Firenze per Fortuna, Chianti ed il Castello di Verrazzano
I did not expect a day trip to Chianti for a wine tasting to become a reflective experience as our group rode sleepily through the hills of Tuscany on a large, touristy bus. I had never been to the Chianti region before, so I was, of course, interested to become acquainted with a place that has been revered and praised by many for its beautiful vistas and delectable, authentic ingredients. I was not anticipating the next few hours to be particularly self-reflective, but they definitely ended up surprising me by being just that.
We visited the Castello di Verrazzano, one of the oldest wineries in Tuscany, and we were given a fantastic tour of the grounds by the cellar master, Gino. He gave us a warm welcome with a nonchalant humor that was infectiously Italian, and he told us a great story about how a man named Giovani Verrazzano was born on the grounds. Giovani grew up to be the man after whom the Verrazzano Bridge in New York would be named, and a few bricks from the winery buildings are now located in a tribute statue to Giovani on one of the last exists off of the Verrazzano. As a New Yorker, I found that anecdote really fun and oddly nostalgic.
Gino took us around many of the winery buildings, showing us where each step of wine making occurred. Seeing grapes hanging from the ceiling like large cuts of meat in a butcher’s shop (macelleria) slowly shrinking, loosing water, becoming more concentrated with sugars, along with the huge, circular, wooden containers stained from storing wine for months, really put the process of wine making into perspective. As Gino explained, wine and wine making are things Italians hold very close to their hearts. “The wine is within the grape.”
We tasted four different wines during our lunchtime tasting, our degustazione. Il Rose was the first, a pink wine; then the red Chianti Classico, followed by two other red wines, and we finished off the meal with a dessert wine, VinSanto, with cantucci. It was probably one of the best overall meals I’ve had here, since it was just tasting good wine and eating bits and pieces of garlic bread (made with olive oil made on those grounds as well), salami, proscutto, pecorino cheese, brie, and tomatoes. All ingredients were fresh and everything put together just brought you back to the simpler times when food didn’t have to be fancy or finicky to be considered a delicacy.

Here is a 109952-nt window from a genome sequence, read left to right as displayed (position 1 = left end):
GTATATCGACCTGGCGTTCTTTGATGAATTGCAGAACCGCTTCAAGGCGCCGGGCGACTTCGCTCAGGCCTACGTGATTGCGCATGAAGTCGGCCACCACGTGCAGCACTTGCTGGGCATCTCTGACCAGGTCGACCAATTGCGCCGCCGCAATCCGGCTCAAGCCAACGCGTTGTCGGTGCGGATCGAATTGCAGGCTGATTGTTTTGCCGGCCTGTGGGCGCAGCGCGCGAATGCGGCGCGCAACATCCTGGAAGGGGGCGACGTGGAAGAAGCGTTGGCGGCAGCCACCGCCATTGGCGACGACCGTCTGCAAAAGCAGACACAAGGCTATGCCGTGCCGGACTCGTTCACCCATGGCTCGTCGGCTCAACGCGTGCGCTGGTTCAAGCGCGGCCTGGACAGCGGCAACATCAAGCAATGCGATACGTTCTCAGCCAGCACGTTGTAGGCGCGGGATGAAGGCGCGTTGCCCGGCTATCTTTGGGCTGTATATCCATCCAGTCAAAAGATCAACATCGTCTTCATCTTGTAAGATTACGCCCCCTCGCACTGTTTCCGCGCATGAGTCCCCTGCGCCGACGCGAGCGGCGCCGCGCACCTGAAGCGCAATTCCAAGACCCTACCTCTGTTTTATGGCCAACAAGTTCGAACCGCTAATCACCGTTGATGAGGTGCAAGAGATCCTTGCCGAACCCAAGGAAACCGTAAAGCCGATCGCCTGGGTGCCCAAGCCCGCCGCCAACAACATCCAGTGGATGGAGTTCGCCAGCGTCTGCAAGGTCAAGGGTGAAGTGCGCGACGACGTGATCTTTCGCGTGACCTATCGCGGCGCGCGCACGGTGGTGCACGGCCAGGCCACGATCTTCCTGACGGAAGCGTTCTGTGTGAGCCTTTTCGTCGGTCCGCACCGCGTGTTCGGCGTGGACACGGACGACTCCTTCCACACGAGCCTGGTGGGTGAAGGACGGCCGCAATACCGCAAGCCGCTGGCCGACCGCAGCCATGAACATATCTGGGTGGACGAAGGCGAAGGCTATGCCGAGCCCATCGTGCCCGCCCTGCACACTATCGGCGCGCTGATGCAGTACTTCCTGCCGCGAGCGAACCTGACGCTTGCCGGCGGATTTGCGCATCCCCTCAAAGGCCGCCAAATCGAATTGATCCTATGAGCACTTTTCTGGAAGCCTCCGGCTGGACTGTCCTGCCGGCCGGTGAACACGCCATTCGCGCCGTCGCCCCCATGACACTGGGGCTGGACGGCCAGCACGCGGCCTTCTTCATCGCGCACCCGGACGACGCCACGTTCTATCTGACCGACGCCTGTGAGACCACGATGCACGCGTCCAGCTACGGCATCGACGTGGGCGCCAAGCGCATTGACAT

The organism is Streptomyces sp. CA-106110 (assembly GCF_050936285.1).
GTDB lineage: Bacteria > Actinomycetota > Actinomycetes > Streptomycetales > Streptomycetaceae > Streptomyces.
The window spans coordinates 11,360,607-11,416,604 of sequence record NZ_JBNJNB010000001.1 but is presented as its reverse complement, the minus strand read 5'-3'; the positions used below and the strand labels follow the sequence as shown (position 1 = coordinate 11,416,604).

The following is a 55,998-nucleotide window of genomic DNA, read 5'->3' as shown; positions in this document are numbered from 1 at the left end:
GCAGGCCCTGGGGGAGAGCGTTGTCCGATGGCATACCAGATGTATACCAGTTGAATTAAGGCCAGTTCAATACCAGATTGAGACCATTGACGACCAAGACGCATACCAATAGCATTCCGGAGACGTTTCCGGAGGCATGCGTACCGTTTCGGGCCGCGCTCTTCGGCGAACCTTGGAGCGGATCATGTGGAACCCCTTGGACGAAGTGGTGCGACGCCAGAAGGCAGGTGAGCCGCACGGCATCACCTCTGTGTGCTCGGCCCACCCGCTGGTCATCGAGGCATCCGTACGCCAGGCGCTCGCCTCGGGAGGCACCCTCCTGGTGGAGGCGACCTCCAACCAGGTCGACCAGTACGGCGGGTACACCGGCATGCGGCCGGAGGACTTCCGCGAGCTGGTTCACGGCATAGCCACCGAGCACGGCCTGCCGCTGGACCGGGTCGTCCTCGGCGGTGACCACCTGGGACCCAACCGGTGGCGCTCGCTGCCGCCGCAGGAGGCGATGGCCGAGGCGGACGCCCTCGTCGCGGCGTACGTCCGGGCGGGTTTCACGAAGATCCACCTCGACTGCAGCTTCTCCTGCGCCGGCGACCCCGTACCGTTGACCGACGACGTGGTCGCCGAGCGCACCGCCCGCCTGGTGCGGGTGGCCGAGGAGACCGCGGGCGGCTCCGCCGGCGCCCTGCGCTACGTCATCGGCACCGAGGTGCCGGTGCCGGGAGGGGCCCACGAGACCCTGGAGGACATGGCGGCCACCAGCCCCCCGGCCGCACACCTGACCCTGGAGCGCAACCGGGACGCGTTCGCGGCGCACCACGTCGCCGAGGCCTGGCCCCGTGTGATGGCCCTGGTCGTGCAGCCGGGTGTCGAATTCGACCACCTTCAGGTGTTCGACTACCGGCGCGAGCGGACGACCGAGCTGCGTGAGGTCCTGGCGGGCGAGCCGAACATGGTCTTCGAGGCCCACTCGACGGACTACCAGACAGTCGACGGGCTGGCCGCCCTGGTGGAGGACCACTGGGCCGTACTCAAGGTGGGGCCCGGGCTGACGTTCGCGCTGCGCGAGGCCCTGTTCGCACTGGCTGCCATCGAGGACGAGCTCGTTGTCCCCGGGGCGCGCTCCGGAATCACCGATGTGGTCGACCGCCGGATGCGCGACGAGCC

It really moved me to see and hear Gino talk about his life passion—wine—and be so candid with us about how important is has been in his life, and to the entire framework of his culture. Many years ago before new-age technology, the most important thing during each day was making it from one meal to the other—breakfast, lunch, dinner. In Italy, wine was made to supplement those meals, to nourish the body when other liquids were scarce, and eventually it became an integral part of Italian culture—something sacred. Gino emphasized the importance of taking responsibility for our wine tasting, because something so sacred as wine should be exactly what the drinker wants to make of it. We were asked to decide for ourselves if we like the wine, and we were told how to drink it in such a way that would help us decide whether or not we liked what we were tasting.
Wine is much more than alcohol, as Gino told us, and it serves to bring people together with happiness, laughter, love, and appreciation, as it has been doing for thousands of years in Italy. It was a really self-reflective trip for me, and I’m so grateful to have had the opportunity to learn more about a specific part of my Italian culture that I wasn’t truly aware of before. I made sure Gino knew that before I left.